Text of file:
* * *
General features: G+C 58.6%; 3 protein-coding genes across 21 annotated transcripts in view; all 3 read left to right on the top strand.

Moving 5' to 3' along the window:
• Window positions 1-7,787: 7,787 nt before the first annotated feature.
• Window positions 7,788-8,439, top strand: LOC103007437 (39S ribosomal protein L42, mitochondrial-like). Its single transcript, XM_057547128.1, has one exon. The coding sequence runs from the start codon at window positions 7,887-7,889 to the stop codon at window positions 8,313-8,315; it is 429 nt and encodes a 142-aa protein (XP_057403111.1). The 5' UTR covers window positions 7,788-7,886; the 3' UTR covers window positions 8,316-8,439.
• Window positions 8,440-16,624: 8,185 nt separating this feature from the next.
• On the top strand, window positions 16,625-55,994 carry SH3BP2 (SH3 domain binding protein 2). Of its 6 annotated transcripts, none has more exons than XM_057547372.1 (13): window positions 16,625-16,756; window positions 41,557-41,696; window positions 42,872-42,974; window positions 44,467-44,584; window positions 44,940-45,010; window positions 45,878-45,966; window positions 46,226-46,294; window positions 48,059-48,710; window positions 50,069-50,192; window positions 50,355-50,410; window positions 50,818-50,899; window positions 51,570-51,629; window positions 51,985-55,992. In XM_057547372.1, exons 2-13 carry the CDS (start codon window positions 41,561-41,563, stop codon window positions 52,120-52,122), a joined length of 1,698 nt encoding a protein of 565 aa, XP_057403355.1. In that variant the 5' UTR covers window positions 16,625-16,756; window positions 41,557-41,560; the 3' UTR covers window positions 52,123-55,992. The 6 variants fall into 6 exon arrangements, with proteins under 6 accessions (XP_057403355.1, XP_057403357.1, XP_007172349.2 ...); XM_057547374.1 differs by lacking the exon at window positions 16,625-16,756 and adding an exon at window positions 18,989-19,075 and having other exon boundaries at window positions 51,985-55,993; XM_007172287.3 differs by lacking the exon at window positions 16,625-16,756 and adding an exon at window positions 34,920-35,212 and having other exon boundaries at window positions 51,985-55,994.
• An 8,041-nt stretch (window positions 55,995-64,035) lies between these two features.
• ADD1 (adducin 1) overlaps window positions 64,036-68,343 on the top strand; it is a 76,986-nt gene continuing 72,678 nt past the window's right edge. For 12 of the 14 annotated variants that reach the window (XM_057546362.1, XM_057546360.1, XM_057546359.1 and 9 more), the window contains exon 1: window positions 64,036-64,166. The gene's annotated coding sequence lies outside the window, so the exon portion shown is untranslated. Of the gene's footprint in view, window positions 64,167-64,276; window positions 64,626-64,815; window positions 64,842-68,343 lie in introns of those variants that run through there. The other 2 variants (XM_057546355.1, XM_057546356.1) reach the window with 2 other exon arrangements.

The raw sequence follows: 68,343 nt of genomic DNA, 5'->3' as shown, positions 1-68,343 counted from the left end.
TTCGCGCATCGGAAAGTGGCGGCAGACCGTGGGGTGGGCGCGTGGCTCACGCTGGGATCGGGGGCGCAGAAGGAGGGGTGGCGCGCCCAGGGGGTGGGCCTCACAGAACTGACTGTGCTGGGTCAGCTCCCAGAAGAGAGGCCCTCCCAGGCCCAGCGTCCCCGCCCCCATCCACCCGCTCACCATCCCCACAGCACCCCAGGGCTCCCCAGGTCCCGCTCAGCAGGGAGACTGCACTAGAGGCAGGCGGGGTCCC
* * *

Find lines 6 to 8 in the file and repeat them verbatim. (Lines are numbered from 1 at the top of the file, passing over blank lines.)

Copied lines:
• On the top strand, window positions 16,625-55,994 carry SH3BP2 (SH3 domain binding protein 2). Of its 6 annotated transcripts, none has more exons than XM_057547372.1 (13): window positions 16,625-16,756; window positions 41,557-41,696; window positions 42,872-42,974; window positions 44,467-44,584; window positions 44,940-45,010; window positions 45,878-45,966; window positions 46,226-46,294; window positions 48,059-48,710; window positions 50,069-50,192; window positions 50,355-50,410; window positions 50,818-50,899; window positions 51,570-51,629; window positions 51,985-55,992. In XM_057547372.1, exons 2-13 carry the CDS (start codon window positions 41,561-41,563, stop codon window positions 52,120-52,122), a joined length of 1,698 nt encoding a protein of 565 aa, XP_057403355.1. In that variant the 5' UTR covers window positions 16,625-16,756; window positions 41,557-41,560; the 3' UTR covers window positions 52,123-55,992. The 6 variants fall into 6 exon arrangements, with proteins under 6 accessions (XP_057403355.1, XP_057403357.1, XP_007172349.2 ...); XM_057547374.1 differs by lacking the exon at window positions 16,625-16,756 and adding an exon at window positions 18,989-19,075 and having other exon boundaries at window positions 51,985-55,993; XM_007172287.3 differs by lacking the exon at window positions 16,625-16,756 and adding an exon at window positions 34,920-35,212 and having other exon boundaries at window positions 51,985-55,994.
• An 8,041-nt stretch (window positions 55,995-64,035) lies between these two features.
• ADD1 (adducin 1) overlaps window positions 64,036-68,343 on the top strand; it is a 76,986-nt gene continuing 72,678 nt past the window's right edge. For 12 of the 14 annotated variants that reach the window (XM_057546362.1, XM_057546360.1, XM_057546359.1 and 9 more), the window contains exon 1: window positions 64,036-64,166. The gene's annotated coding sequence lies outside the window, so the exon portion shown is untranslated. Of the gene's footprint in view, window positions 64,167-64,276; window positions 64,626-64,815; window positions 64,842-68,343 lie in introns of those variants that run through there. The other 2 variants (XM_057546355.1, XM_057546356.1) reach the window with 2 other exon arrangements.